The butter cookie is like the blank canvas of the cookie world. You can keep it simple and pure. Or you can dress up your butter cookies recipe with more looks and flavors than you can probably even imagine.
We like this particular twist on the classic butter cookie from cookbook author Jill Silverman Hough because it adds an aphrodisiac element to this simple treat. In addition, it offers the opportunity for artistic expression, with its drizzle of pale, purple icing.
The use of lavender blossoms gives this butter cookie recipe an air of romance, which makes it a top contender for our favorite homemade Valentine’s Day gift. (For another one of our favorite Valentine’s treats, check out this recipe for homemade chocolate truffles.) But their floral element also makes them the cookie I want to bake to celebrate the first bud break of spring. And during the hot summer months, when the weather just feels too warm for hot chocolate pudding or double chocolate brownies, these cookies feel like a refreshing choice of treats.
The aphrodisiac power of lavender
Lavender is symbolic of romance and it is also an aphrodisiac of historic repute. Learn more about the aphrodisiac powers of lavender. In addition to a reputation as aphrodisiac, lavender is also noted for helping to improve sleep. And it also shows potential in reducing blood pressure. (See Jill’s recipe notes for some of her other favorite culinary uses for dried lavender flowers. Just be sure you purchase culinary lavender, meaning that it’s lavender that has been expressly packaged for use in cooking.)
Some baking tips from this butter cookies recipe’s creator
Jill Silverman Hough, author of 100 Perfect Pairings, comments on her lavender butter cookies recipe, “These easy-to-make, easy-to-love cookies are inspired by a day of wine tasting that included a visit to the achingly-beautiful Matanzas Creek Winery and their bountiful lavender garden.”
Jill advises, “After shaping the Lavender Butter Cookie dough into two logs, I usually freeze one of them. That way, a second batch is even easier to make—just thaw, slice, and bake.”
- 3 cups all-purpose flour
- 1 tbsp dried lavender flowers see note below
- 1/2 tsp baking powder
- 1/2 tsp salt
- 1 cup 2 sticks unsalted butter, softened
- 1 cup sugar
- 1 large egg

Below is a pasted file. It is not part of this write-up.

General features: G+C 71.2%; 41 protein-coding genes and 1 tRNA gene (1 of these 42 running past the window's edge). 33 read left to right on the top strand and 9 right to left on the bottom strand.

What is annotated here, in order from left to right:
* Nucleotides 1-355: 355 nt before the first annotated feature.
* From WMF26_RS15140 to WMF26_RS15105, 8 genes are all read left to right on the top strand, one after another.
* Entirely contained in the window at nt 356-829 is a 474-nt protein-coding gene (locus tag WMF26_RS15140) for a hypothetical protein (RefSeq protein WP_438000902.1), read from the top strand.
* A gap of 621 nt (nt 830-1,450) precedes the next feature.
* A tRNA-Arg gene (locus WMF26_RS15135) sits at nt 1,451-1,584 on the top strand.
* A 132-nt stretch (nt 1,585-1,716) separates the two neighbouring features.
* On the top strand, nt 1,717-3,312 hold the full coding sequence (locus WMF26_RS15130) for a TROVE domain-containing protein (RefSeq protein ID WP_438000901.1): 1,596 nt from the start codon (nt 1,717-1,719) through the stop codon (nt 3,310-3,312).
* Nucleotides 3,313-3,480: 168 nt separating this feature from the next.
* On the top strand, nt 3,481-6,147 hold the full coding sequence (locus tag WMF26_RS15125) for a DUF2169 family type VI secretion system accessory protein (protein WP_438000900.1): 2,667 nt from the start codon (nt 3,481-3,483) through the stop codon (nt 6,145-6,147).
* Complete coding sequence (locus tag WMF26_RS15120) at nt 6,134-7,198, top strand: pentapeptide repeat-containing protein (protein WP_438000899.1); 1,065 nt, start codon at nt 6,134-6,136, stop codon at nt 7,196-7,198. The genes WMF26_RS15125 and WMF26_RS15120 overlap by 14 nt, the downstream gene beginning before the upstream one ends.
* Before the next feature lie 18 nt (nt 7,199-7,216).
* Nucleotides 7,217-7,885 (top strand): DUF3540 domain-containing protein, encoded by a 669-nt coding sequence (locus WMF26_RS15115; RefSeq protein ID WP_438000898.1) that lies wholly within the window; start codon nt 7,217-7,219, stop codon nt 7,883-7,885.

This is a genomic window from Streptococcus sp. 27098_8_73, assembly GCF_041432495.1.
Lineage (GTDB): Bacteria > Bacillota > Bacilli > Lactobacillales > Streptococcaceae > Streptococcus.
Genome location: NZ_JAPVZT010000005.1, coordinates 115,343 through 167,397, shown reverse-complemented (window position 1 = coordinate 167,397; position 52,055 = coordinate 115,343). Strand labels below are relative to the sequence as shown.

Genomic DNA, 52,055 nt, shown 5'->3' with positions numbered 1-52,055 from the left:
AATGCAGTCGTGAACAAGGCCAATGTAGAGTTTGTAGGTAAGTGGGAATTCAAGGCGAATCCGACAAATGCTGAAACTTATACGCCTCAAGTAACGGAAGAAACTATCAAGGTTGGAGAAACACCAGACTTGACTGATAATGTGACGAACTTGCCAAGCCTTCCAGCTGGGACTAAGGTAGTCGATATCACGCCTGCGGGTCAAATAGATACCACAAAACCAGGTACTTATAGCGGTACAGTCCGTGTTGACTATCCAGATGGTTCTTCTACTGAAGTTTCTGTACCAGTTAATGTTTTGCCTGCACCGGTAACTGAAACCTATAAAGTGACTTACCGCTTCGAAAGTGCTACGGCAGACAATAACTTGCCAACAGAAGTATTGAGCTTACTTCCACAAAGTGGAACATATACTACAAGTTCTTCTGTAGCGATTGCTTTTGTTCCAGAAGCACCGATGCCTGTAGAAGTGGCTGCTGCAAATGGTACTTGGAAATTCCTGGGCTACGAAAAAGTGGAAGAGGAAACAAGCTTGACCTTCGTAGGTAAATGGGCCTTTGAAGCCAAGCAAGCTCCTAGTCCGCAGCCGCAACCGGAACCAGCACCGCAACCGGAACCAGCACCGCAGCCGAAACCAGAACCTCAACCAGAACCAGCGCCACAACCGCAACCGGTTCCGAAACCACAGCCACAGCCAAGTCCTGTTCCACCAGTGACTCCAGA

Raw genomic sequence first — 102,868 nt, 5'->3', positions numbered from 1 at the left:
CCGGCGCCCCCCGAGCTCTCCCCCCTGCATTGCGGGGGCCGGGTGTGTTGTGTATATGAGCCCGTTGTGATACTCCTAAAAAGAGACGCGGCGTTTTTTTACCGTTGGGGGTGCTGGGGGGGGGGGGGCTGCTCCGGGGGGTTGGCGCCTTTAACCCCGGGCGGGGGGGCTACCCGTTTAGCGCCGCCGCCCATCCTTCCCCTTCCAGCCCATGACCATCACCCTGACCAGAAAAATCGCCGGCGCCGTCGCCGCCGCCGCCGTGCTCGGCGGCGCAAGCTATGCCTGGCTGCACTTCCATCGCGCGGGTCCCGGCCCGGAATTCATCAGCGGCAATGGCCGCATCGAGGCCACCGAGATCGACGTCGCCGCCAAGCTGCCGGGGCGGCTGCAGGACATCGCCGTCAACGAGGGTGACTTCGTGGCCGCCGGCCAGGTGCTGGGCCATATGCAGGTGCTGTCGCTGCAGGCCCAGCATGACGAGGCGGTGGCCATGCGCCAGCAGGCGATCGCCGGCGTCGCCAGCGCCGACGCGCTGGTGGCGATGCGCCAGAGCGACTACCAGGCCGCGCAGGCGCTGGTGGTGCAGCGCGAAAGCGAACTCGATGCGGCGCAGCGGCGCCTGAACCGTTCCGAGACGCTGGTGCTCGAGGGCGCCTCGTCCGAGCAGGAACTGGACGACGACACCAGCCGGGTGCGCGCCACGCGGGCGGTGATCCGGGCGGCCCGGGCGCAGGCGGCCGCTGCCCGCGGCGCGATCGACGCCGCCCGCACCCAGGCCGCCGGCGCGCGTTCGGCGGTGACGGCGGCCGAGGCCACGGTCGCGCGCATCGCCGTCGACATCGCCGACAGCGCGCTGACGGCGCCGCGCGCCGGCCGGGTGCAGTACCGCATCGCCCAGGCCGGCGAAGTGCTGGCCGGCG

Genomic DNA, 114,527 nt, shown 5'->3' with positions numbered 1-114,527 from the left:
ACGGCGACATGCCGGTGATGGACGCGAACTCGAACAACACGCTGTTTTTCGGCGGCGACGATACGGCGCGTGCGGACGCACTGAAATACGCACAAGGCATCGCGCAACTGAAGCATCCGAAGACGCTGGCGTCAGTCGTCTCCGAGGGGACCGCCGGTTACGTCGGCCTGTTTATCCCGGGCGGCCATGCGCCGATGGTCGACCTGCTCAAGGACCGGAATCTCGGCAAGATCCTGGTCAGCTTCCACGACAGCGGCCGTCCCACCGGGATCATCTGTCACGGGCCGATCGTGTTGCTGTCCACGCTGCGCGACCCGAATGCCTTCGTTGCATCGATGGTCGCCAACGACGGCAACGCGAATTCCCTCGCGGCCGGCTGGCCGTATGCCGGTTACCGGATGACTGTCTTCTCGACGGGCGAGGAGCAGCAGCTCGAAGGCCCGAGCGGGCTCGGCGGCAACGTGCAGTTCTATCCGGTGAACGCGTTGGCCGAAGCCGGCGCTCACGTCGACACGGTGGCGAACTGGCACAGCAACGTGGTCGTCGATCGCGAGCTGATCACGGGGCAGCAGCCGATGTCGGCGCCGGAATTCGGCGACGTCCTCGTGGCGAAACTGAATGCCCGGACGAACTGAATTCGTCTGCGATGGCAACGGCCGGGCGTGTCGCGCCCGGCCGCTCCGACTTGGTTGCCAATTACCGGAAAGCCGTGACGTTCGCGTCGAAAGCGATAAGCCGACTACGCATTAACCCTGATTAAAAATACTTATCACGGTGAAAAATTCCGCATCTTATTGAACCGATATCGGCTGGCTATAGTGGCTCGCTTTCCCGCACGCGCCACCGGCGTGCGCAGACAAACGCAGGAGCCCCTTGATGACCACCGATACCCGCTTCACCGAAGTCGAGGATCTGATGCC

- 1 1/2 tsp pure vanilla extract
- 1 cup confectioners' sugar
- 1 large egg white see note below
- 1/4 tsp lemon juice
- Food coloring optional
- In a medium bowl, combine the flour, lavender, baking powder, and salt. Set aside.
- In the bowl of a stand mixer using the paddle attachment or in a large bowl using a hand mixer, cream together the butter and sugar. Add the egg and vanilla, beating until smooth. With the mixer on low speed, add the flour mixture, stirring until just combined.
- Turn the dough out onto a lightly floured surface and divide it in half. Shape each half into a log, about 1 3/4 inches in diameter and 8 inches long. Wrap the logs plastic and refrigerate for at least 1 hour. (You can refrigerate the logs as long as overnight, or freeze them for up to several months. Thaw, if necessary, before proceeding.) (For the cookies in the photo, I squared off the log, for square-ish cookies.)
- Preheat the oven to 375°F. Line baking sheets with parchment.
- Cut the logs into 3/8-inch slices. Arrange the slices on the prepared baking sheets, about 1/2-inch apart. Bake until just beginning to turn golden at the edges, 11 to 13 minutes. Place the baking sheets to a cooling rack and cool thoroughly before decorating with royal icing (recipe below), if you like. (For the cookies in the photo, I also sprinkled on some silver decorating dust.)
- In the bowl of a stand mixer using the whisk attachment, a large bowl using a hand mixer, or a medium bowl using a whisk, combine the sugar, egg white, and lemon juice on slow speed, mixing until thick and smooth.
- Color the icing as desired. Use a pastry bag or a resealable bag with a corner snipped off to drizzle the icing over the cookies.
A note on lavender: Dried lavender flowers are available at specialty food stores and in the bulk dried herbs and flowers section at many natural food stores. Besides using them in this recipe, you can sprinkle them into other baked goods and over roasting poultry. You can also mix them into a dried herb blend called herbes de Provence.
About the Royal Icing: This icing is purposefully thin enough to drizzle. If you want stiffer icing, use 1 1/2 to 2 cups of sugar. If you're concerned about using raw egg whites, substitute with the equivalent amount of dried egg whites and water.
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Butter Cookies photo by Jill Silverman Hough
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